By Cindy Mindell
In 1941, German-Jewish photographer Alfred “Fred” Stein and his wife, Liselotte, escaped with their baby daughter on one of the last ships to leave Vichy France. The Steins were among a few hundred Jewish artists and intellectuals provided exit visas by journalist and Connecticut resident Varian Fry, who had come to Vichy during the war to set up the International Rescue Committee. Already a renowned street photographer and portraitist in Paris, Stein would continue his work in Manhattan, creating iconic portraits of writers, artists, scientists, politicians, and philosophers, and documenting street life from Fifth Avenue to Harlem.
Stein died in 1967, at age 58, after capturing on film iconic images of the likes of Albert Einstein, Hannah Arendt, Willem de Kooning, Bertolt Brecht, Marlene Dietrich, Norman Mailer, Eleanor Roosevelt, Salvador Dali, Nikita Khrushchev, David Ben-Gurion, and many others.
Stein’s work was largely forgotten until the late ‘90s when his son, Peter, began working to rescue it from obscurity. Born in New York in 1948, Peter Stein is a cinematographer who has worked as the director of photography on almost 50 feature films, including Friday the 13th Part 2, Pet Sematary, and Necessary Roughness. A member of the American Society of Cinematographers, Stein has taught at several universities, including SUNY Purchase, The School of Visual Arts, and New York University’s Tisch School of the Arts. He is currently working on a documentary film about his father.
Peter Stein will talk about his late father’s life and work on Sunday, April 3 at The Conservative Synagogue in Westport.
Born in Dresden in 1909, the son of a rabbi and a Jewish educator, Alfred Stein attended law school at Leipzig University, graduating first in his class in 1933. That was the year the Nazis came to power, banning Jews from government positions, and dashing Stein’s professional aspirations. He remained active in anti-fascist causes, delivering lectures around Dresden and handing out literature from his bicycle. A friend’s father hired Stein as a law consultant at his factory, but after the Gestapo paid a visit, warned Stein to leave the country.
Alfred and Liselotte left for Paris, under the pretense of taking a honeymoon.
“My parents wanted to go to France because it was so close to Germany and everybody felt that it was just a matter of time until the Nazis would be overthrown, maybe in six months or a year,” says Peter Stein. “They wanted to be close enough to Germany so that they could go right back in and help reestablish a democracy.”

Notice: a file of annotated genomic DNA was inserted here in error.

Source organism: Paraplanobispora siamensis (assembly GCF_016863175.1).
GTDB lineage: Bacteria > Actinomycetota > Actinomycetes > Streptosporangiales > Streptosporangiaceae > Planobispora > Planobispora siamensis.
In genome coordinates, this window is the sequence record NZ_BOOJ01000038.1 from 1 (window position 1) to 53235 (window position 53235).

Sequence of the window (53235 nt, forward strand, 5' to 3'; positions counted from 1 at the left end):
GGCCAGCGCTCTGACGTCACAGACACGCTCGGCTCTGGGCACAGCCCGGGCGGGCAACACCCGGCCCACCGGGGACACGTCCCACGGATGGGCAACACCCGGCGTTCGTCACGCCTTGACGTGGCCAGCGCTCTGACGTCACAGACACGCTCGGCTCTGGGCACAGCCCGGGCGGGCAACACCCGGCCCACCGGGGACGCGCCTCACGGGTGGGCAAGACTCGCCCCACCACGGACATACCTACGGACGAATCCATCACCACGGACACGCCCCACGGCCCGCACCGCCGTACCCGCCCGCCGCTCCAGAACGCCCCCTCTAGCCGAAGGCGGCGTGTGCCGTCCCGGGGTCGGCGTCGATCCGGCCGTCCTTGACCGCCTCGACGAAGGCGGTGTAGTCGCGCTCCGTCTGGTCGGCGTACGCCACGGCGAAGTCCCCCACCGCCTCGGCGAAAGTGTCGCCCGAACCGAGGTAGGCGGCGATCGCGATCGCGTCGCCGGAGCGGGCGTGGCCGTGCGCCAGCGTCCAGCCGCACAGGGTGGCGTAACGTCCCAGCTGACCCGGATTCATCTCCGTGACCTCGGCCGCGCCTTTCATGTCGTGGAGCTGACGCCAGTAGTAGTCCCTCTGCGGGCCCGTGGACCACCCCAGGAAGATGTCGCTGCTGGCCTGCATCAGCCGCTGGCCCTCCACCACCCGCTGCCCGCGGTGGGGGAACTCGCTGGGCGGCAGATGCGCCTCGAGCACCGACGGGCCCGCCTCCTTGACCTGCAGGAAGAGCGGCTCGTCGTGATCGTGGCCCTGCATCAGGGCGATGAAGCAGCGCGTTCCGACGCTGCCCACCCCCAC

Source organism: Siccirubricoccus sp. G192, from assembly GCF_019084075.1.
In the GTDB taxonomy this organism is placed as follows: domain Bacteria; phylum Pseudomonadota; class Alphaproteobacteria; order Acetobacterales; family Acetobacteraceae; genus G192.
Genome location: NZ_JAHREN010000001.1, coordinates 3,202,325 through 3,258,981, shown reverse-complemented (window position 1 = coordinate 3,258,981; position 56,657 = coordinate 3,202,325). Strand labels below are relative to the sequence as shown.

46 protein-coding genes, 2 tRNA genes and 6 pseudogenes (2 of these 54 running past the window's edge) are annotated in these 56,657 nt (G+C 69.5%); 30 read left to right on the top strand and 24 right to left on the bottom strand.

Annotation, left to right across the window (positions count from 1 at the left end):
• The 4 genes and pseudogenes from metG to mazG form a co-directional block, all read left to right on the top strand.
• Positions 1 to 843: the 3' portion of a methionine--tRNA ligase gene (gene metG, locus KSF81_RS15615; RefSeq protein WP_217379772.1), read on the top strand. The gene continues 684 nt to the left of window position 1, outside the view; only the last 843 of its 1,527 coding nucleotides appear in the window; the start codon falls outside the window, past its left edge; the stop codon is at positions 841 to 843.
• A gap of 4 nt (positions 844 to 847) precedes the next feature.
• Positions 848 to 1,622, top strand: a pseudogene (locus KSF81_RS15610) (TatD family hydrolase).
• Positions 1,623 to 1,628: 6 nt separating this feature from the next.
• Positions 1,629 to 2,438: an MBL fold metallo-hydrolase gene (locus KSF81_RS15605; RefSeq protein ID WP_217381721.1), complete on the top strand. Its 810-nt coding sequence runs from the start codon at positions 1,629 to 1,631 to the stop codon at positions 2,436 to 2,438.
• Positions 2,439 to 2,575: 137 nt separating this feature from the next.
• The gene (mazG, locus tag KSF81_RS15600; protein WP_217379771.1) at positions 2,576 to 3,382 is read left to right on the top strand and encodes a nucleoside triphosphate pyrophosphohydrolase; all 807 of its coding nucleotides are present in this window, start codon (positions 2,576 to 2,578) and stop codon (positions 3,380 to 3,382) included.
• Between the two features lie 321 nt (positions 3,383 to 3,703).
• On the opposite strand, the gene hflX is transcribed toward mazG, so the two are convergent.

Fred Stein began photographing street scenes and fellow expatriate artists and intellectuals with a small hand-held Leica camera. He continued his anti-fascist activity, writing and lecturing under a pseudonym and serving as a leader of the Anti-Fascist Journalist Association and as a member of the Foreign Press Association of France.
Among the couple’s friends was Willy Brandt, then a member of the anti-Nazi underground who would stay with the Steins on his way to and from Norway, where he was helping to organize a resistance group.
The Steins’ daughter was born in Paris in 1938. The following year, with fears of an imminent German invasion, the French government interned all “enemy aliens” – Nazis and Jews alike. As the mother of a French citizen, Liselotte was exempt, but Fred was not. He was taken to a camp north of Paris, and escaped just before the invading army liberated the camp and sent Jewish internees to Auschwitz.
He reunited with Linsdette and his daughter and sailed for New York in May 1941. There, Stein continued to photograph, publishing four books of his work. Liselotte died in 1997.
Brandt remained close friends with the couple throughout his political career as mayor of Berlin and chancellor of Germany. In the late ‘50s, he helped Stein land a book project photographing famous German personalities, many of them Bundestag members who had been Stein’s friends before the war.
Since the late ‘90s, the public has been reintroduced to Alfred Stein’s work through the efforts of his son. Last month in Manhattan, Stein’s work was exhibited at the Rosenberg Gallery, owned by the granddaughter of renowned French art dealer, Paul Rosenberg. In May, Stein’s photographs will be included in an exhibition on the Popular Front held at the Hotel de Ville in Paris, and will be featured at a museum in Paris next year.
“In an Instant: The Life and Photographs of Fred Stein” with Peter Stein: Sunday, Apr. 3, 1 pm, The Conservative Synagogue, 30 Hillspoint Road, Westport | Info/registration: Jewish Historical Society of Fairfield County, (203) 321-1373, ext. 150 / firstname.lastname@example.org.
CAP: Fred and Lisolette Stein, 1932